Furthermore, a “complement” of a target polynucleotide refers to a polynucleotide that can combine (e.g., hybridize) in an antiparallel association with at least a portion of the target polynucleotide. The antiparallel association can be intramolecular, e.g., in the form of a hairpin loop within a nucleic acid molecule, or intermolecular, such as when two or more single-stranded nucleic acid molecules hybridize with one another.
As used herein, “target”, “target polynucleotide”, “target sequence” and the like refer to a specific polynucleotide sequence that is the subject of hybridization with a complementary polynucleotide, e.g., a labelled probe or a DNA polymerase primer. The hybridization complex formed as a result of the annealing of a polynucleotide with its target is termed a “target hybridization complex.” The hybridization complex can form in solution (and is therefore soluble), or one or more component of the hybridization complex can be affixed to a solid phase (e.g., to a dot blot, affixed to a bead system to facilitate removal or isolation of target hybridization complexes, or in a microarray). The structure of the target sequence is not limited, and can be composed of DNA, RNA, analogs thereof, or combinations thereof, and can be single-stranded or double-stranded. A target polynucleotide can be derived from any source, including, for example, any living or once living organism, including but not limited to prokaryote, eukaryote, plant, animal, and virus, as well as synthetic and/or recombinant target sequences. For example, as described herein, a PCR amplicon derived from viral genomic sequence can serve as a target.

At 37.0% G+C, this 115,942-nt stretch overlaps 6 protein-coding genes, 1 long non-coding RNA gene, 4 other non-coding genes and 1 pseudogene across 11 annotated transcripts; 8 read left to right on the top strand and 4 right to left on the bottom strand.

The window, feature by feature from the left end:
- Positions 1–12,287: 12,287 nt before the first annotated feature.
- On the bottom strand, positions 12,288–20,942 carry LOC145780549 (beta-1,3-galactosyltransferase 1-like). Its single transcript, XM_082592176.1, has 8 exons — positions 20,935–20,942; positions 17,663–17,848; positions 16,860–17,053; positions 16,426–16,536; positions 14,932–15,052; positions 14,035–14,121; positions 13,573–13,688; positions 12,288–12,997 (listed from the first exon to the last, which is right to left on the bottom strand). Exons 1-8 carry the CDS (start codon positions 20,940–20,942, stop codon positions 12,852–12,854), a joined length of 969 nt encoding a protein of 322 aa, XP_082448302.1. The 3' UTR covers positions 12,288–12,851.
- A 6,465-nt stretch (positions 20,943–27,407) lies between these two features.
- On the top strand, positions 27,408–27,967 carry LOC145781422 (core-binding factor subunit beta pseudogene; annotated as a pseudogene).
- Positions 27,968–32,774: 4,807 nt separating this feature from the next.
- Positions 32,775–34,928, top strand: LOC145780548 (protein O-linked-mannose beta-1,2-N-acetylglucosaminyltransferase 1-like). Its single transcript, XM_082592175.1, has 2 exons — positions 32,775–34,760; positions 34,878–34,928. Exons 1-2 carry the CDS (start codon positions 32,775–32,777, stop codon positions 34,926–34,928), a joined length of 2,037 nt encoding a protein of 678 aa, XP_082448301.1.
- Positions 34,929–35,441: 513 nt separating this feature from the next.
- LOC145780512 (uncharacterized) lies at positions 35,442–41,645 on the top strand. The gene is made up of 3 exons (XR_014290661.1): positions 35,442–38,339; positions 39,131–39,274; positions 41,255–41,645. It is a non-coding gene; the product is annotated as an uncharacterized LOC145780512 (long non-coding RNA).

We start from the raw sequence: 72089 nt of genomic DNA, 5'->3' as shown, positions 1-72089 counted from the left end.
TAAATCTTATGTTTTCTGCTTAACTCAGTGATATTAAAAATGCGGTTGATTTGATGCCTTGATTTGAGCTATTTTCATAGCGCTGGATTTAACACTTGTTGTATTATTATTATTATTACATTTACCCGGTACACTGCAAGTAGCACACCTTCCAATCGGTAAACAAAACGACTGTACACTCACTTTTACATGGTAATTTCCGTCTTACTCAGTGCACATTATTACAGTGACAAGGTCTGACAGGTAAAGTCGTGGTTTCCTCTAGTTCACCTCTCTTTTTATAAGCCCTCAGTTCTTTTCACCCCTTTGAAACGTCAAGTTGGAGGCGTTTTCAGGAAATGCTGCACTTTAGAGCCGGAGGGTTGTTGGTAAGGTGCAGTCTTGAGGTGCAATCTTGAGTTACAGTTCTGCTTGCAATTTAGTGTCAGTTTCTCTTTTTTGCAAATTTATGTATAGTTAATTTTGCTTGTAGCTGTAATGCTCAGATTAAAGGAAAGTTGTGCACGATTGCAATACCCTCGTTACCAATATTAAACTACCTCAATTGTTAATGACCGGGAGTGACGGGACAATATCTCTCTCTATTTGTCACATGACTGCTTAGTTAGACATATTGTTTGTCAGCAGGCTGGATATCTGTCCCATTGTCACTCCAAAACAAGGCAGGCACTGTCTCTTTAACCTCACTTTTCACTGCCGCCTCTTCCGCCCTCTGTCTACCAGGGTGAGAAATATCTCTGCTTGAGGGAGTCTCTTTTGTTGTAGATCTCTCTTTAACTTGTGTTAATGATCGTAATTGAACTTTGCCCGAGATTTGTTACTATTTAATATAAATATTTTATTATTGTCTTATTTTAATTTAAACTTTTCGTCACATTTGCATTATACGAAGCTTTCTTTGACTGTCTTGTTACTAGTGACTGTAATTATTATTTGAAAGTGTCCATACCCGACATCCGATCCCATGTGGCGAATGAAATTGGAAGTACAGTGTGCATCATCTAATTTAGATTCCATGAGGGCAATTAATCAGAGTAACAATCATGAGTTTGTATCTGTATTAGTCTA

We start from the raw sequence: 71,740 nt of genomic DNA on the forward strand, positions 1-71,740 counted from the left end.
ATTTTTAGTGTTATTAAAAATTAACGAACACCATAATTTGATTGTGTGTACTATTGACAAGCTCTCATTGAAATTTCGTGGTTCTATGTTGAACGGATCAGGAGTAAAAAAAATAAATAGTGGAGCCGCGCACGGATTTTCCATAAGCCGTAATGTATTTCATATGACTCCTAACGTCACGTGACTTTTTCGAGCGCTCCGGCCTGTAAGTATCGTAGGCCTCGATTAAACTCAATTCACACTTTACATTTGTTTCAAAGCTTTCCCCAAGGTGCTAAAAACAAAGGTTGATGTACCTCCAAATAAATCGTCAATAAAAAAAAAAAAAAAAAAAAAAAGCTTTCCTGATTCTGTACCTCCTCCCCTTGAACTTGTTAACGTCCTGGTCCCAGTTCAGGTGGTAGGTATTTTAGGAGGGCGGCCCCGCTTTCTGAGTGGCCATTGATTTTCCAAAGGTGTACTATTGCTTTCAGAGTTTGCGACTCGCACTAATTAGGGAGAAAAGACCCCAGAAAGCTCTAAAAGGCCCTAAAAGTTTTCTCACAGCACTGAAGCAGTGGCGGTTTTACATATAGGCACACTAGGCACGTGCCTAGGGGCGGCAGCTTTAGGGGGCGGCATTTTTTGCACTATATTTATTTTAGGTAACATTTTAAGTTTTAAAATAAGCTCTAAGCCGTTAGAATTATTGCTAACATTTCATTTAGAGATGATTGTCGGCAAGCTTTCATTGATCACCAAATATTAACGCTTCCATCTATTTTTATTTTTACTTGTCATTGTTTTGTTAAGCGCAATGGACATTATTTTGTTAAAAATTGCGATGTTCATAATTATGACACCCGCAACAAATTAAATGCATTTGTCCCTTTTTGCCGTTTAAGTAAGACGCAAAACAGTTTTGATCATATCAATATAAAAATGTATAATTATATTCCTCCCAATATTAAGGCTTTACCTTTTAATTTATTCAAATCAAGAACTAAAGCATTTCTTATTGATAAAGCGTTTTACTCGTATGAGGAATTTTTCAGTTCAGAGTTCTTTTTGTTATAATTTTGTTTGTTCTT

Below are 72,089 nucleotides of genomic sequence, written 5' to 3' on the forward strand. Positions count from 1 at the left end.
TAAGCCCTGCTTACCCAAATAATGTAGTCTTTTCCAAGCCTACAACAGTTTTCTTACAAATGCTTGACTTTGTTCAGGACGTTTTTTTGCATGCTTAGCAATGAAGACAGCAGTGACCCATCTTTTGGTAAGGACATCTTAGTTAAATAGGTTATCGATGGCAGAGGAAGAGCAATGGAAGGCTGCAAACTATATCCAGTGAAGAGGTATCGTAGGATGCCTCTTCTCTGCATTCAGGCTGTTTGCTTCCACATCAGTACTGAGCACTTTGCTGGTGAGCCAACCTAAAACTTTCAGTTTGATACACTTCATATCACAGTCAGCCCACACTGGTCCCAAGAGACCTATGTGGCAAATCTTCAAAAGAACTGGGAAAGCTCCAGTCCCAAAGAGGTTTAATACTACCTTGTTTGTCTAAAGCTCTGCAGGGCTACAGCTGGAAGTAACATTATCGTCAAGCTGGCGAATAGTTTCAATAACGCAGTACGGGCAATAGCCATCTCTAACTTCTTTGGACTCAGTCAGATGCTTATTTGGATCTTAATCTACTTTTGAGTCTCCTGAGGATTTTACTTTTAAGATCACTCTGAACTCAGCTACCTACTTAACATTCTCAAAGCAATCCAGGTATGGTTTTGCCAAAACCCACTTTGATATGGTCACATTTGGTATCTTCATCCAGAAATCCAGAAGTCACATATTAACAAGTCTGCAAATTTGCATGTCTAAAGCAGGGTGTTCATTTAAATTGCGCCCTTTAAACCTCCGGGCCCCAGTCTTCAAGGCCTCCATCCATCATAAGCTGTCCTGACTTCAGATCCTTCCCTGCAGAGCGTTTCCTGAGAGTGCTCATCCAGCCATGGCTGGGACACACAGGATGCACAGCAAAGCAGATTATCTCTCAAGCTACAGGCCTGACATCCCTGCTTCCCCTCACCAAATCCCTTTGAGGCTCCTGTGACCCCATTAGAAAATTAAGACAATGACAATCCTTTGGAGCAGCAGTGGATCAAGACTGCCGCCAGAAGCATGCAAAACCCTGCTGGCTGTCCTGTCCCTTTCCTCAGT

In some aspects, the target polynucleotide in a hybridization complex serves as a “template,” where an extendable polynucleotide primer binds to the template and initiates nucleotide polymerization using the base sequence of the template as a pattern for the synthesis of a complementary polynucleotide.